In November, the National Audubon Society certified UNO’s Audubon Campus Chapter, sponsored by ASO, keeping National Audubon on track to certify 50 Campus Chapters by the end of this year and 150 by the end of 2020. Designed to increase student engagement in conservation and environmental activism, the initiative to create Campus Chapters has been a National priority since 2018. It offers students a seat at the table and the autonomy to drive local efforts aligned with National objectives, with the support of traditional Audubon Chapters, such as ASO.
With help from Cornell-trained ornithologist Dr. John McCarty, who leads UNO’s Environmental Program, ASO identified 30 Campus Chapter members and five student officers through targeted marketing and an organization fair. All are Environmental Science majors looking for meaningful fieldwork and networking opportunities with conservation professionals. ASO has found several local partners to provide those opportunities, including: Fontenelle Forest Land Stewardship; Pottawattamie Conservation (the agency overseeing Hitchcock Nature Center); and UNO’s own research station at Glacier Creek Preserve, in northwest Douglas County. ASO continues to seek additional partners. Recent UNO graduate Michaela Johnson, a restoration biologist at Fontenelle Forest, serves as liaison for the Chapter.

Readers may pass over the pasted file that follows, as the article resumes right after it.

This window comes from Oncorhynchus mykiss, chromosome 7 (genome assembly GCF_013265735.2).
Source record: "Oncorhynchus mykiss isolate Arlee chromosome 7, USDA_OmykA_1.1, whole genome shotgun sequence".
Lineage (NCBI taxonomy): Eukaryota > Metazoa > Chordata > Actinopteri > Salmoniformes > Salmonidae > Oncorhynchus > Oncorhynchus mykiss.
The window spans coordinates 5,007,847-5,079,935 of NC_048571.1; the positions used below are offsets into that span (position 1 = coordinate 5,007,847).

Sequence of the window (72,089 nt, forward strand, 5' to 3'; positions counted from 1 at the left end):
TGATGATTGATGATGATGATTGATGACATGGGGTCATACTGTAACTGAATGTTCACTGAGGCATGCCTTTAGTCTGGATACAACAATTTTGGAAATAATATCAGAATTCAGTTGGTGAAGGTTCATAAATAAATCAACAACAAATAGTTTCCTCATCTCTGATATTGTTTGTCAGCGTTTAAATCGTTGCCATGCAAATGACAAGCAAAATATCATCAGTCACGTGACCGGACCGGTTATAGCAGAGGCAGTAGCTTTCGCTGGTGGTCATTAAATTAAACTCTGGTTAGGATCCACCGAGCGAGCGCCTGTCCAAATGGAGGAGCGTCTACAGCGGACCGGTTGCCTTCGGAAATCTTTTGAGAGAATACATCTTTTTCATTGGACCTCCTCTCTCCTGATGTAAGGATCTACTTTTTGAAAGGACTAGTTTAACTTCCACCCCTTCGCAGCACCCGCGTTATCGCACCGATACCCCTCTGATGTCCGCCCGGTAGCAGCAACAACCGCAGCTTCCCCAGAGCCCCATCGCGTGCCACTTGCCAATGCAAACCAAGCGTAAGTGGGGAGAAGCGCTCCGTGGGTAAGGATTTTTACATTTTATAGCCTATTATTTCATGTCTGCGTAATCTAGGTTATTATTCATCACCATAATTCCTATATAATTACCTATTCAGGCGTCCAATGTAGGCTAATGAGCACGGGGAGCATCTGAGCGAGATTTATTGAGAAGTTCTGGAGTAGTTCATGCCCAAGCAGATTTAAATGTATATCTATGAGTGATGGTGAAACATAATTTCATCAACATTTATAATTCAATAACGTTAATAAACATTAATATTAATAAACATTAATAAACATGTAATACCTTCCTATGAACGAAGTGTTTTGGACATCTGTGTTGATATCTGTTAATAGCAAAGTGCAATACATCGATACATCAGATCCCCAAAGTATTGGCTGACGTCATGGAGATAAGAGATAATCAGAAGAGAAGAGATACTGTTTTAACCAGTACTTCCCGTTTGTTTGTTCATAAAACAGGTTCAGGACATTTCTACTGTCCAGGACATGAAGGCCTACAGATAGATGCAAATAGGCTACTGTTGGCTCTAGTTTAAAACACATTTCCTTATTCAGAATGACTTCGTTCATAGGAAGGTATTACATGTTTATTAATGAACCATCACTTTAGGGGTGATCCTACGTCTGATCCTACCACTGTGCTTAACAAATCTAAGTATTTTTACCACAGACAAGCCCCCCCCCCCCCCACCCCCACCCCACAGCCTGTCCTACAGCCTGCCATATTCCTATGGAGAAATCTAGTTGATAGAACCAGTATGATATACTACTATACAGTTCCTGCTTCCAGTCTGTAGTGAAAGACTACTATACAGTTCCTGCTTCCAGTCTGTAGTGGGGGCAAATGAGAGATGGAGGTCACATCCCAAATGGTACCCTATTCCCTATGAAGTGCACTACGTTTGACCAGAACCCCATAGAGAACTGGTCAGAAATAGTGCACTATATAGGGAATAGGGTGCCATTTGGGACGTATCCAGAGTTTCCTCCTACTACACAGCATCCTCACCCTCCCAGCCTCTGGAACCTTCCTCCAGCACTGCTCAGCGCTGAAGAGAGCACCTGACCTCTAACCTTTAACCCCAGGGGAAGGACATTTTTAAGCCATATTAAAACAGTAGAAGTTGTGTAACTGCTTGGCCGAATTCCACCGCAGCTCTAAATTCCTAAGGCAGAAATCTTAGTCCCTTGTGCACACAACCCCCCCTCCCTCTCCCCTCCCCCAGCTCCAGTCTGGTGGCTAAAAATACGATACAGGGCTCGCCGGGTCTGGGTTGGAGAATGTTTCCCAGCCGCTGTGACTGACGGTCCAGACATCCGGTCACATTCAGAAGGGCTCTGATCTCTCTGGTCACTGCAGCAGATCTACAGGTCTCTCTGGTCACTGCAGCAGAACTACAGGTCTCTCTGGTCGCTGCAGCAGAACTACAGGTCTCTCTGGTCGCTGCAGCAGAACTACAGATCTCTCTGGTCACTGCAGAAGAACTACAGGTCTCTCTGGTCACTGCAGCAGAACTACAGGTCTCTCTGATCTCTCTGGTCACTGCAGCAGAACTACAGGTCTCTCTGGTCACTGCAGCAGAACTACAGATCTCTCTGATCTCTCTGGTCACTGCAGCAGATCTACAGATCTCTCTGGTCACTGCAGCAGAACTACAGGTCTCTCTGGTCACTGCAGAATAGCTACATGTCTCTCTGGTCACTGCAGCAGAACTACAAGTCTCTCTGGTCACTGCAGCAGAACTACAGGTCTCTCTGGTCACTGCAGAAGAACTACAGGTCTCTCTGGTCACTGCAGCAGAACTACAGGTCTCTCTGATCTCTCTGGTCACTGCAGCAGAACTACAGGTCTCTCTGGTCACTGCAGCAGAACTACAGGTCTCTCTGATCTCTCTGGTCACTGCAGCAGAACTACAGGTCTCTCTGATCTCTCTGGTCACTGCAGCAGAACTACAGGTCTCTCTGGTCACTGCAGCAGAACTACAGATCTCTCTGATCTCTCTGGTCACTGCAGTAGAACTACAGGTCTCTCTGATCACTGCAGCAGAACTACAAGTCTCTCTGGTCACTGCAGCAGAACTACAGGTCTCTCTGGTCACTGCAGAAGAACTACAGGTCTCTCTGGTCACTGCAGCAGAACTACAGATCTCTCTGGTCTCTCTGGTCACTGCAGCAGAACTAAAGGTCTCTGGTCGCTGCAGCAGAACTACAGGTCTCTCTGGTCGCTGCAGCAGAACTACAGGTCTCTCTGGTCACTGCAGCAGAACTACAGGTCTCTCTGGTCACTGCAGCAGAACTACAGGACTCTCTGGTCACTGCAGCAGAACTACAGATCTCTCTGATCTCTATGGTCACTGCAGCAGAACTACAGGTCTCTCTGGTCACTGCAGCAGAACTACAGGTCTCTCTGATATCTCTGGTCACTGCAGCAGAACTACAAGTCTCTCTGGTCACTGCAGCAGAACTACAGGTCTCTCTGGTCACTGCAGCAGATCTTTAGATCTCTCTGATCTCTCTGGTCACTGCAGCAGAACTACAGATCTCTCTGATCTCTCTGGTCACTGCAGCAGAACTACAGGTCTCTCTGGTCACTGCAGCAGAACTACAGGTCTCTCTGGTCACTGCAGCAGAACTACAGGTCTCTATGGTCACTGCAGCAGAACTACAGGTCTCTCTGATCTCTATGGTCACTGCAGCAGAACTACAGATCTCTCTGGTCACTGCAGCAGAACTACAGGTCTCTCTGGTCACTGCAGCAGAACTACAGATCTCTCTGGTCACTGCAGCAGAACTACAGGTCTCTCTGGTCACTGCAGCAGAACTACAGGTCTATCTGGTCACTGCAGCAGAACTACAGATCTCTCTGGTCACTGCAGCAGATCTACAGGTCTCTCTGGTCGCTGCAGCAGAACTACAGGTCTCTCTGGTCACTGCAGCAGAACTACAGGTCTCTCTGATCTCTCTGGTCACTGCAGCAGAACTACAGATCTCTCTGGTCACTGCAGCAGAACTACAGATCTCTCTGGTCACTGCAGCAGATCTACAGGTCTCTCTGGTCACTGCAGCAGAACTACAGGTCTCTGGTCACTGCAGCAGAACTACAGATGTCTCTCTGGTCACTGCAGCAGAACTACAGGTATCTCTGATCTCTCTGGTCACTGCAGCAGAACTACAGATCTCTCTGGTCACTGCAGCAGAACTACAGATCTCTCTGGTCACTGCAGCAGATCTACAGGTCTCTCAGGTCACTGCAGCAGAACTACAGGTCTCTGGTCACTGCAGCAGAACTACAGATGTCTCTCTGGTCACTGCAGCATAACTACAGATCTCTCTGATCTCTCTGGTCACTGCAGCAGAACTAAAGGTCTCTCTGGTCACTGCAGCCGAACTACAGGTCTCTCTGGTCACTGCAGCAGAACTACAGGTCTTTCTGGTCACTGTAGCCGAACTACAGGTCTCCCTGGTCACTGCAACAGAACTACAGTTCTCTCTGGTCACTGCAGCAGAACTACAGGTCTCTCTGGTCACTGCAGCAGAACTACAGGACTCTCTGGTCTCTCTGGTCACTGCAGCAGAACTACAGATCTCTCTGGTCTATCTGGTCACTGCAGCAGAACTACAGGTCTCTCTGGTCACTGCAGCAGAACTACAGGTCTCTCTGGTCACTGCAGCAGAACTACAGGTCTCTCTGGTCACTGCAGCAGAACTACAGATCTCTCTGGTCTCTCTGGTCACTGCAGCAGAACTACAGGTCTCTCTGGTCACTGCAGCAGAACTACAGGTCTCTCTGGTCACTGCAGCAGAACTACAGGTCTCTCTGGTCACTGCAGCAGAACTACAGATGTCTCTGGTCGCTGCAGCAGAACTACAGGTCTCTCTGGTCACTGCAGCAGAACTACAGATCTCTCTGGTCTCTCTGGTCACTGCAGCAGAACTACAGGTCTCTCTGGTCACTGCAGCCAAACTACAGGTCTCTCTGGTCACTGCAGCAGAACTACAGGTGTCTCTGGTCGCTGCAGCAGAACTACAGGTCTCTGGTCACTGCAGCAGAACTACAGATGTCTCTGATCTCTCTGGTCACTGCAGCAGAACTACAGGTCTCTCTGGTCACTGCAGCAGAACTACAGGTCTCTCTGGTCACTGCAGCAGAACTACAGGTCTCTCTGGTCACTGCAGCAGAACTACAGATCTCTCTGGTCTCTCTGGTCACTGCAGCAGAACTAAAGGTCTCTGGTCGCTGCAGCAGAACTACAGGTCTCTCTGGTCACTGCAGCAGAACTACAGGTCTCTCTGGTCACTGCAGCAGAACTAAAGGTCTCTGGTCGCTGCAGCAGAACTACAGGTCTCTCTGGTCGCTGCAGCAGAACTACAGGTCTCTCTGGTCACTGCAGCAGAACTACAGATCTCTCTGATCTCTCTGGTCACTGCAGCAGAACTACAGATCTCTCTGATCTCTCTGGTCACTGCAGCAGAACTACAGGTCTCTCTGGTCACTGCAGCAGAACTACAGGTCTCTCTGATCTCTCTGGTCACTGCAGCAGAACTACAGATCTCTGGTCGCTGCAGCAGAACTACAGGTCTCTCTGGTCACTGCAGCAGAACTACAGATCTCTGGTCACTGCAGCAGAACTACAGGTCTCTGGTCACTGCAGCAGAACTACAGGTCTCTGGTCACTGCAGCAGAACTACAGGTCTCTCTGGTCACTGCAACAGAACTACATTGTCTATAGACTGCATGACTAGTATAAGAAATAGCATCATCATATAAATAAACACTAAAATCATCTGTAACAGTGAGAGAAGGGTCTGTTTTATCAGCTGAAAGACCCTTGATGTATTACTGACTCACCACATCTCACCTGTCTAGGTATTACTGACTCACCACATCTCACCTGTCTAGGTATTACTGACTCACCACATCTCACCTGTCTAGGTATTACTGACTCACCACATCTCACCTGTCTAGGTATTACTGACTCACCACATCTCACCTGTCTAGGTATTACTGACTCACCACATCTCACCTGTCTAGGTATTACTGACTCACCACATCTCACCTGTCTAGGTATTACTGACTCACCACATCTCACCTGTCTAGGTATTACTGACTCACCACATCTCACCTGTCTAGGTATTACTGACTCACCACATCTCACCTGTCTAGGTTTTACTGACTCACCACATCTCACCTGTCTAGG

At the Chapter’s first event, 17 members removed invasive honeysuckle from the History Trail at Fontenelle Forest and spotted several Red-headed Woodpeckers on a 1.5 mile birding hike that also netted incredible views of the devastation created by this year’s flooding.